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His reason for leaving?

“Just watching them play and then not playing like 40 minutes a game. No disrespect to the players in Beijing, but I was just looking at the game like, ‘If y’all want to win, why not put me in?’ “

After an All-America campaign in his only season at Maryland, Francis was chosen with the second pick in the 1999 NBA draft. He averaged 18.1 points and 6.0 assists a game over the course of his nine-year career, appearing in three All-Star Games, two Slam Dunk contests and sharing Rookie of the Year honors with Elton Brand in 2000.

“The Franchise” played for eight different coaches, traveling from Houston to Orlando to New York to Portland and from there to the waiver wire. He wound up back in Houston, where he made only 10 appearances before season-ending knee surgery in 2008.

“I had tendinitis my whole career,” he explained. “Jumping and dunking like I dunked for 10-12 years at my height … it’s eventually going to take a toll on you, and I knew that.”

Between contracts and buyouts, Francis earned $103.5 million during his time in the league. Even when he was sidelined in 2008, Sports Illustrated pegged him as the 22nd highest-earning athlete in the United States. Without playing a single minute, he made $20.3 million — more than Carmelo Anthony (No. 25), Tom Brady (No. 28) and Albert Pujols (No. 34).

Francis was arrested for public drunkenness at Los Angeles International Airport last October. Then on July 23, reported that he has been accused of sexually harassing one of the artists signed to his record label. The singer, 20-year-old Shauna Simien, alleged that the two were discussing details of her contract when Francis “groped” her between her legs. Simien said that she filed a police report in May 2010 but that no charges have been filed, according to the report.

“It is what it is. You know, I can’t really do too much about it,” Francis told last week. “I’m with my wife so, if she don’t believe it, whatever anybody else said is he said, she said.”

From basketball to the boardroom

“Lifeguarding,” Francis tweeted in July along with a picture of his children, Brooklyn, 5, and Doppie, 3, swimming in a backyard pool. Playing time was only part of the reason he decided to leave China; having to raise two kids in a foreign country was another.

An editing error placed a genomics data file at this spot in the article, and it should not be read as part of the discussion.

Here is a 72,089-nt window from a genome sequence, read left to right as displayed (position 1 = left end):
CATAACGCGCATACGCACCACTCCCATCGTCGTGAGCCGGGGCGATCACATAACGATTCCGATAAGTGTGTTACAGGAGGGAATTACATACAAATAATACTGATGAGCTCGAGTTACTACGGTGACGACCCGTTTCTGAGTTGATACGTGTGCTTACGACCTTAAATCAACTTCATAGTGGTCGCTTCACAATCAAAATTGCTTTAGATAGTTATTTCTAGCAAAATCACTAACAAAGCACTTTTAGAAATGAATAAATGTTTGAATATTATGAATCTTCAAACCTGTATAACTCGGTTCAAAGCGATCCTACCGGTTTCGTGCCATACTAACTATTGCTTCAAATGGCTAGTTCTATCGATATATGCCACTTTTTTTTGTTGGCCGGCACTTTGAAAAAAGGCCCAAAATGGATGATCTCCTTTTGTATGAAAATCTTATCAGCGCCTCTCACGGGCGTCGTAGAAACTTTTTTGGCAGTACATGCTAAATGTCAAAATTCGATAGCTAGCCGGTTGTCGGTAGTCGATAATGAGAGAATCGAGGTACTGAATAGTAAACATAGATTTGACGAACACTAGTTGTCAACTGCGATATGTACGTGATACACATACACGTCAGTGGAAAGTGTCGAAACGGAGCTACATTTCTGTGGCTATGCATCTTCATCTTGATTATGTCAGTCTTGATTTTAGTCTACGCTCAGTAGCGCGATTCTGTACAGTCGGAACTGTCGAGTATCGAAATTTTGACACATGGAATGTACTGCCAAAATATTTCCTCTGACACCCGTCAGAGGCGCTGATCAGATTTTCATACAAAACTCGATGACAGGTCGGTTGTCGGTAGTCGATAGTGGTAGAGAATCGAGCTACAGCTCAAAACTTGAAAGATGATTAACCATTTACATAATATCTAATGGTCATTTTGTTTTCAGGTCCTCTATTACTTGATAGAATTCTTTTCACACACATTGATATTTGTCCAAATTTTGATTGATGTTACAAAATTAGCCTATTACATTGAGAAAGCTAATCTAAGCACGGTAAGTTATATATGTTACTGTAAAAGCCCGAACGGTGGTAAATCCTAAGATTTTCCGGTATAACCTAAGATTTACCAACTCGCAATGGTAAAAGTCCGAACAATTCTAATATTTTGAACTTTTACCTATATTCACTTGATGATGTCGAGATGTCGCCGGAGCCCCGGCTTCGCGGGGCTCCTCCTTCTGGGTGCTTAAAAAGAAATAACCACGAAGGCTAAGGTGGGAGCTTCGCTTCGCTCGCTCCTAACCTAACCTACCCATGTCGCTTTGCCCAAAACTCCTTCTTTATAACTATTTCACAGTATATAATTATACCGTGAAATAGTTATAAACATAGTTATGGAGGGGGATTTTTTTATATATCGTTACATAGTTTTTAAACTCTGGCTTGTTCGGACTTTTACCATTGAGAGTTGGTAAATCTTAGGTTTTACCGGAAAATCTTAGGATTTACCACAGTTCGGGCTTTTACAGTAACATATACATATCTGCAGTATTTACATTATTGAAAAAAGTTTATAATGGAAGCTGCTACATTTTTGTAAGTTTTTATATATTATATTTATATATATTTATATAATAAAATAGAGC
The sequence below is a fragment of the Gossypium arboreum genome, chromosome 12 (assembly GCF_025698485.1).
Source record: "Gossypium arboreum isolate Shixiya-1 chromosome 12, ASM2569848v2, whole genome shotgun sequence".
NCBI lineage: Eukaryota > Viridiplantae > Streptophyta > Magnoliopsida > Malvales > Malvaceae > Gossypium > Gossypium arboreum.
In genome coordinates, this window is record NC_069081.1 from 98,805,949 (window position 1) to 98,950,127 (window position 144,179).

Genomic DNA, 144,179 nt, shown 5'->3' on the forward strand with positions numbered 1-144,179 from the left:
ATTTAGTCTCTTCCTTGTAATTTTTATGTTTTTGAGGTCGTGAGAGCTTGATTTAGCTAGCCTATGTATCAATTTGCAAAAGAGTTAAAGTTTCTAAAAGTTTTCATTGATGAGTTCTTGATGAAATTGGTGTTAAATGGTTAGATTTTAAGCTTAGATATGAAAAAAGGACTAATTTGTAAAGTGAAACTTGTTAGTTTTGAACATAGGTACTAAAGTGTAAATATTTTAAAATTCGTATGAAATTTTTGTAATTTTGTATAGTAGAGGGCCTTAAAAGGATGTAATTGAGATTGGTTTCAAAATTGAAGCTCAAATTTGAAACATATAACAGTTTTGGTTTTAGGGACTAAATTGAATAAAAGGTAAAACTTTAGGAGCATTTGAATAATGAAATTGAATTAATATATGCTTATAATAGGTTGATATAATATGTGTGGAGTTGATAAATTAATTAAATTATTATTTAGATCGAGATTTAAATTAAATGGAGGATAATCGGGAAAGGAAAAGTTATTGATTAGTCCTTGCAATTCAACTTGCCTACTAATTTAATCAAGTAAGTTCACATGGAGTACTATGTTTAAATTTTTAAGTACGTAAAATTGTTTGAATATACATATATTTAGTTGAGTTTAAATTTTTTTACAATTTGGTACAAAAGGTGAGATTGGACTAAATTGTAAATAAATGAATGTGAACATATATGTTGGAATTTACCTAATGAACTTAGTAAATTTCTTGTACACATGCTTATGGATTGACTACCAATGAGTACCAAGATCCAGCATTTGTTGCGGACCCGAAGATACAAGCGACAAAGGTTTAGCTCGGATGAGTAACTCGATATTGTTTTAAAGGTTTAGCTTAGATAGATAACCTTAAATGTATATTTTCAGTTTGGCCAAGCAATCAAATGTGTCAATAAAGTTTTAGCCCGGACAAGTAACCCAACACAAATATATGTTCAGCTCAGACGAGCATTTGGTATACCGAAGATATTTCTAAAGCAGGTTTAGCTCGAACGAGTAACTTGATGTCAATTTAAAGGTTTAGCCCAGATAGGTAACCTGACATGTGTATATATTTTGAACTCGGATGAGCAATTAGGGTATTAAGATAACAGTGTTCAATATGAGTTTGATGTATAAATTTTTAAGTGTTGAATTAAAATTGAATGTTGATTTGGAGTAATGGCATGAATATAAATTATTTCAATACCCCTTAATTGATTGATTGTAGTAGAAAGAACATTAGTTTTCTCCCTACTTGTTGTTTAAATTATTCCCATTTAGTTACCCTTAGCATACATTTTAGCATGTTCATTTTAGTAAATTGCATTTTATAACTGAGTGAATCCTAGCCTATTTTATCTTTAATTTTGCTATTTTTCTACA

“Of course, my daughter, I love her the most,” he said, “but my son, I look at him like me.”

Francis grew up in a low-income household with his mother, Brenda Wilson, and three siblings. His biological father left the family when Francis was just 6. Then at 18, his mother lost a bout with cancer, forcing Steve and his 5-year-old sister to move in with their grandmother. He dropped out of high school, stopped playing basketball and, as Langley put it, “lost his way.”

“I was in a daze, man, forever,” Francis said. “I don’t even know if I still ever woke up from it. Experiencing that … it was hard.”

Today, Francis spends his time juggling a number of business opportunities, but his foundation is at the top of the list. Founded in 1999, it funds a number of community outreach programs and fundraisers in Washington and Houston. Its cornerstone is the Brenda Wilson Scholarship, which has distributed more than $350,000 in college scholarships in the past eight years.

“You know, sometimes you hear from some of these people who go on to be successful, and they kind of forget where they came from; that was never Steve’s philosophy,” Langley said. “He has always come back home to Takoma Park, and he has always been supportive of the community.”

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